Rhetorical Analysis of “Revolution” by The Beatles
Wesley Forrest
Texas A&M University–Corpus Christi
The rhetorical analysis of the hit song “Revolution” by The Beatles and written by John Lennon;
will be revealed. In 1968 violent political protests up roared in America due to the Vietnam War.
This song is about how people want change and they try to obtain it in a violent manner; but
instead they should be trying to change it peacefully. Inside Lennon’s lyrics there are specific
repetition of rhetorical phrases and rhetorical questions, sarcastic tones, and important structure;
that explains that being non-violent is the best way for wanting change.
“You say you want a revolution," (Lennon, 1968). This first line of one of the most
influential and emotion-filled song by the most influential band ever, the Beatles. It really
portrays the question of ‘revolutionary change’ in the 1960's and really had people thinking.
"Revolution" lyrics promotes the idea of peace; with the usage of repetition, rhyming schemes,
and an imperative style of writing the Beatles demonstrates their beliefs on having a peaceful
world without violence being involved. John Lennon wrote "Revolution" and was and still today
in memory a leader in efforts to reach world peace. Not just his music but also all of the Beatles
music still continues to evoke emotion from people all over in the past fifty years. Lennon's
simple style and straightforward approach leave nothing to consideration or deliberation, the
songs lead straight to the point. The song "Revolution" is one of the best examples of this,
establishing his point and trustworthiness within his music and himself.
After listening to the song, it's easy to see the point of it, world peace without violence.
The Beatles were anti-war but also against anti-war protest groups. Through the 1960's and
1970's and up until his death in 1980, Lennon was a peace activist and made his point clear. His
tenure with the Beatles gained him world fame and allowed for him to be heard. By spring 1968,
student demonstrations of violence had reached an all-time high in the world, mainly in Paris,
where a massive strike and resultant riots led to the collapse of the government (Fontenot).
Lennon, who questioned the goals of the leftists’ movements even if he agreed with their basic
beliefs, wrote "Revolution" to the world's young revolutionaries (Matt, 2008).
The word ‘revolution’ is defined as a "forcible overthrow of a government or social order
for a new system", (Wishing, 2010). "Revolution" takes a look at the people who criticize the
government and questions whether the alternatives that are being suggested are truly better than
what the government proposes. In the sixties revolutionary period this is especially true, but even
today this comes into effect. For example, recently more than seven hundred protestors, who
were speaking out against corporate greed and other grievances were arrested during a march on
the Brooklyn Bridge (NPR Staff, 2011). Also in this song, Lennon acknowledges that of course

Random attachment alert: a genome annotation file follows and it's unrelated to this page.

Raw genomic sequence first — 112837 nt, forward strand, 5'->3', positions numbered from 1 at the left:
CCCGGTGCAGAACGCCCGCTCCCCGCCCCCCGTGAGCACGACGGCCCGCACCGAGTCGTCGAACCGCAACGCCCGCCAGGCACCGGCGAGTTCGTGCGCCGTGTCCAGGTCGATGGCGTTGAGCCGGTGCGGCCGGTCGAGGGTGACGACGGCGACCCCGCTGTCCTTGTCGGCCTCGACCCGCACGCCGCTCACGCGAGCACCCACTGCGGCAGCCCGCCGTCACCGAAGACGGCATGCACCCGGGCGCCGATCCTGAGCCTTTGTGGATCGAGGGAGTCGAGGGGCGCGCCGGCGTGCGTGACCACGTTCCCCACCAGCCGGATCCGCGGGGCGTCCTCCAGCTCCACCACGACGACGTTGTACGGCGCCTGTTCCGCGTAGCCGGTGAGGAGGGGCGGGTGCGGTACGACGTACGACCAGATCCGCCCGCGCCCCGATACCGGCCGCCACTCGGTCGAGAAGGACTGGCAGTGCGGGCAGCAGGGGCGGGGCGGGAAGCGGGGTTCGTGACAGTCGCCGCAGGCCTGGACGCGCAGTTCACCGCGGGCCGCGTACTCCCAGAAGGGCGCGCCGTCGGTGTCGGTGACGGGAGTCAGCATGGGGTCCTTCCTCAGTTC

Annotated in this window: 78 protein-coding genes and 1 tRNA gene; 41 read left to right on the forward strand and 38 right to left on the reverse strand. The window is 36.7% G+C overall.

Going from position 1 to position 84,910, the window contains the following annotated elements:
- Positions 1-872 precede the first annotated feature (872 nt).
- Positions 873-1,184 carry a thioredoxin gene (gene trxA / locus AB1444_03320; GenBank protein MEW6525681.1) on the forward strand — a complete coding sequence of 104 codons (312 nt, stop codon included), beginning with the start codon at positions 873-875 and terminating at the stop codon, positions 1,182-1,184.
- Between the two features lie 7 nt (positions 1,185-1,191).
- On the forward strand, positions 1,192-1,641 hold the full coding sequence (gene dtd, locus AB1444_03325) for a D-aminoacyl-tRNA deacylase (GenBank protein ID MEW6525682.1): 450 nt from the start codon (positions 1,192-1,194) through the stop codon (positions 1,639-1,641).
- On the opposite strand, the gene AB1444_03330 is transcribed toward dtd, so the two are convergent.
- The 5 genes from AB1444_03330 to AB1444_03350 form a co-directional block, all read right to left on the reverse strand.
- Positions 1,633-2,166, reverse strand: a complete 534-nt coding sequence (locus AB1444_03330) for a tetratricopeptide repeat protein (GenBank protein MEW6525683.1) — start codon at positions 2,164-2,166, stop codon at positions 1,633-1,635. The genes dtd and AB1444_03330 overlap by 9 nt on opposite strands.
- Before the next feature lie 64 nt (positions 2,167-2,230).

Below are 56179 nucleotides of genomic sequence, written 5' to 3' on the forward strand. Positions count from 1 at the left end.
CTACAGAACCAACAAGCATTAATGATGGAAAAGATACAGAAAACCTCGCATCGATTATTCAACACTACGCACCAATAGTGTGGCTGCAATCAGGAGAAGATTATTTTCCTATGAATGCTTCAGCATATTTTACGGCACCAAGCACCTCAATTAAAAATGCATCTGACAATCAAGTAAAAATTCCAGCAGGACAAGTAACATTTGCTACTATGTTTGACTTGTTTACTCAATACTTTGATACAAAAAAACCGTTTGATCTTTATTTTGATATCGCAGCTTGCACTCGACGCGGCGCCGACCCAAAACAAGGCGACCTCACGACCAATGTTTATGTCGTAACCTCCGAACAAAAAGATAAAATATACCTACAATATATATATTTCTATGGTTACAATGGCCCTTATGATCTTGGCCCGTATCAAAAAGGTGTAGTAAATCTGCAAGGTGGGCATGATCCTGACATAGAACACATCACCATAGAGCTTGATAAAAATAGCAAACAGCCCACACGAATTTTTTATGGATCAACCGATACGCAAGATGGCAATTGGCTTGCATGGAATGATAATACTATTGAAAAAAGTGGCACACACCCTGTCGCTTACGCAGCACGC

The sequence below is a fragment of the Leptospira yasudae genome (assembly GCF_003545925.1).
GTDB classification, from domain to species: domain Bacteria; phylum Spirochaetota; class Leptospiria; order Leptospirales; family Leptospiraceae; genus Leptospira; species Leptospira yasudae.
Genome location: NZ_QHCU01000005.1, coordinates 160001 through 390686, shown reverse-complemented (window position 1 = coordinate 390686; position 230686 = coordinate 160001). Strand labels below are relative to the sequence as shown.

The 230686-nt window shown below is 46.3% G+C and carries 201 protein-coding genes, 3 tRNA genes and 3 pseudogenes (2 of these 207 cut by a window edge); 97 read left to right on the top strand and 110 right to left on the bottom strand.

the world has many problems but there will always be the need for change. He explains that if
you stay true to what you say, and then it's the norm to be passionate. But when a person
becomes radical and looks for violence as the solution, then a person has no reason to protest
because it's not helping anyone. He strongly believes that if someone becomes radical then
he/she is hypocritical. Protestors preach the virtues of love and harmony, and then go on to
advocate violence against the government, the ones who initiate the violence in the first place. In
other words, radical just continue the never-ending violence circle when they don't stay true to
what they truly believe. Before the song Lennon stated, "As soon as you let your righteous
indignation over legitimate grievances degenerate into blind hatred of your opponents, you lose
all credibility”, (Rock & ecology: revolution 1, 2007).
In many parts of the song Lennon creates his credibility or ethos with the world as his
audience. His ethos was established with his audience not where he attained his ideas. "He felt
the feelings that the world felt, and thus established his credibility."(Matt, 2008) In his song
"Revolution", his somewhat non-radical yet borderline socialist views were preached to the
people and most looked up to him and believed his ideas. He also establishes ethos in several
parts of the song, mainly, "You say you want a revolution, well you know, we all want to change
the world." This means that of course we, the people, all want to change the world the way we
want it to be and everyone has different opinions about the world; but we're not about to start a
revolution. He uses a significant tone that expresses the idea that of course everyone wants
change, but leaning towards a revolution is unethical. Another point in the song where he
establishes this is when he says, "You tell me its evolution, well you know, we all want to
change the world." (Lennon). With this witty rhyme scheme, Lennon is trying to state that with a
revolution, things in society would not be better. That we can fix this if we "come together"
(another name of one of the Beatles hits). This is so powerful and meaningful as listeners and
believers because he had everything he could have ever wanted, well fame and fortune, after
reaching super stardom with The Beatles. Having someone like Lennon to sing and preach to
world with everything, and truly mean imagine if there weren't any violence in the world and we